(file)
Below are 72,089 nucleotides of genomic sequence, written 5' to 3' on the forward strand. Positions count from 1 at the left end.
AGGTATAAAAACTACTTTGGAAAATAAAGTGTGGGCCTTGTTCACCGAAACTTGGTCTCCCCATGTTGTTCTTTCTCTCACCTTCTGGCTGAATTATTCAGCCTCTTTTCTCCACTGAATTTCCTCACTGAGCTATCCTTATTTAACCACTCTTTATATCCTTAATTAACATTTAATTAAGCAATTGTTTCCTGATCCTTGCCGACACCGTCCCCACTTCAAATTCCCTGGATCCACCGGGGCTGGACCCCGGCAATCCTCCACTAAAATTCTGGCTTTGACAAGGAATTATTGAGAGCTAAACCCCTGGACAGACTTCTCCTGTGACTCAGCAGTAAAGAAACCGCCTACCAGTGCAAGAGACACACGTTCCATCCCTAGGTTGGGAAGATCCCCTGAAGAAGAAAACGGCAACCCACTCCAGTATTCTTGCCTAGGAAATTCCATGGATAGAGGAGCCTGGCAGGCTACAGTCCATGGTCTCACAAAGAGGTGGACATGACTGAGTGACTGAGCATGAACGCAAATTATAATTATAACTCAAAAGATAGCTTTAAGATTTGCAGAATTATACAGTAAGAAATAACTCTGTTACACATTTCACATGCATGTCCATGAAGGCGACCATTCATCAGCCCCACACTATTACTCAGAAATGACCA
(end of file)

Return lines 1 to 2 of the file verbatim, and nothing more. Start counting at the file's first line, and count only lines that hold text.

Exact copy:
Below are 72,089 nucleotides of genomic sequence, written 5' to 3' on the forward strand. Positions count from 1 at the left end.
AGGTATAAAAACTACTTTGGAAAATAAAGTGTGGGCCTTGTTCACCGAAACTTGGTCTCCCCATGTTGTTCTTTCTCTCACCTTCTGGCTGAATTATTCAGCCTCTTTTCTCCACTGAATTTCCTCACTGAGCTATCCTTATTTAACCACTCTTTATATCCTTAATTAACATTTAATTAAGCAATTGTTTCCTGATCCTTGCCGACACCGTCCCCACTTCAAATTCCCTGGATCCACCGGGGCTGGACCCCGGCAATCCTCCACTAAAATTCTGGCTTTGACAAGGAATTATTGAGAGCTAAACCCCTGGACAGACTTCTCCTGTGACTCAGCAGTAAAGAAACCGCCTACCAGTGCAAGAGACACACGTTCCATCCCTAGGTTGGGAAGATCCCCTGAAGAAGAAAACGGCAACCCACTCCAGTATTCTTGCCTAGGAAATTCCATGGATAGAGGAGCCTGGCAGGCTACAGTCCATGGTCTCACAAAGAGGTGGACATGACTGAGTGACTGAGCATGAACGCAAATTATAATTATAACTCAAAAGATAGCTTTAAGATTTGCAGAATTATACAGTAAGAAATAACTCTGTTACACATTTCACATGCATGTCCATGAAGGCGACCATTCATCAGCCCCACACTATTACTCAGAAATGACCA